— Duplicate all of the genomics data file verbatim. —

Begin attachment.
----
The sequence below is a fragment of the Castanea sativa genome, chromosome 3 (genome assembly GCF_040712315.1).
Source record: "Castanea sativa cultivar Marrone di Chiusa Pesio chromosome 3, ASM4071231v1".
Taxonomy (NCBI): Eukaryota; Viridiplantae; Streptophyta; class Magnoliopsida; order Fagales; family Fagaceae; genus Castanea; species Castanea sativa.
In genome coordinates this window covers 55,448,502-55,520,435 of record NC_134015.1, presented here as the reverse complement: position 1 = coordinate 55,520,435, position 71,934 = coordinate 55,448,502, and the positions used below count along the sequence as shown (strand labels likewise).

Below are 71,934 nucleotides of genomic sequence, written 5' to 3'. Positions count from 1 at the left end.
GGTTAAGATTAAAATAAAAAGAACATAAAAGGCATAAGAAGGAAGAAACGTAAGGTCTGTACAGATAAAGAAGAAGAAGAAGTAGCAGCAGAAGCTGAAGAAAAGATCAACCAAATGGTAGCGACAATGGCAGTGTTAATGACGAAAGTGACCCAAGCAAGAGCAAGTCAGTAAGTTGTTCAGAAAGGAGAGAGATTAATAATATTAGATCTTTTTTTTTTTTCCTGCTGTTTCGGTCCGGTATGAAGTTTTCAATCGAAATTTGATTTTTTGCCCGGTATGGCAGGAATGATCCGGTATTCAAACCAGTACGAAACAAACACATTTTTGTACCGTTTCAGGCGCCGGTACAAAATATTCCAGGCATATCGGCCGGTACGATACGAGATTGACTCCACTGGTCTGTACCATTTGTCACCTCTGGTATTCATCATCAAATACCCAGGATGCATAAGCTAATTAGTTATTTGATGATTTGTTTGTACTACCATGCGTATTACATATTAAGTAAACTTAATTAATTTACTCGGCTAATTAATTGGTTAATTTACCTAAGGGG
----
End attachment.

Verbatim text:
The sequence below is a fragment of the Castanea sativa genome, chromosome 3 (genome assembly GCF_040712315.1).
Source record: "Castanea sativa cultivar Marrone di Chiusa Pesio chromosome 3, ASM4071231v1".
Taxonomy (NCBI): Eukaryota; Viridiplantae; Streptophyta; class Magnoliopsida; order Fagales; family Fagaceae; genus Castanea; species Castanea sativa.
In genome coordinates this window covers 55,448,502-55,520,435 of record NC_134015.1, presented here as the reverse complement: position 1 = coordinate 55,520,435, position 71,934 = coordinate 55,448,502, and the positions used below count along the sequence as shown (strand labels likewise).

Below are 71,934 nucleotides of genomic sequence, written 5' to 3'. Positions count from 1 at the left end.
GGTTAAGATTAAAATAAAAAGAACATAAAAGGCATAAGAAGGAAGAAACGTAAGGTCTGTACAGATAAAGAAGAAGAAGAAGTAGCAGCAGAAGCTGAAGAAAAGATCAACCAAATGGTAGCGACAATGGCAGTGTTAATGACGAAAGTGACCCAAGCAAGAGCAAGTCAGTAAGTTGTTCAGAAAGGAGAGAGATTAATAATATTAGATCTTTTTTTTTTTTCCTGCTGTTTCGGTCCGGTATGAAGTTTTCAATCGAAATTTGATTTTTTGCCCGGTATGGCAGGAATGATCCGGTATTCAAACCAGTACGAAACAAACACATTTTTGTACCGTTTCAGGCGCCGGTACAAAATATTCCAGGCATATCGGCCGGTACGATACGAGATTGACTCCACTGGTCTGTACCATTTGTCACCTCTGGTATTCATCATCAAATACCCAGGATGCATAAGCTAATTAGTTATTTGATGATTTGTTTGTACTACCATGCGTATTACATATTAAGTAAACTTAATTAATTTACTCGGCTAATTAATTGGTTAATTTACCTAAGGGG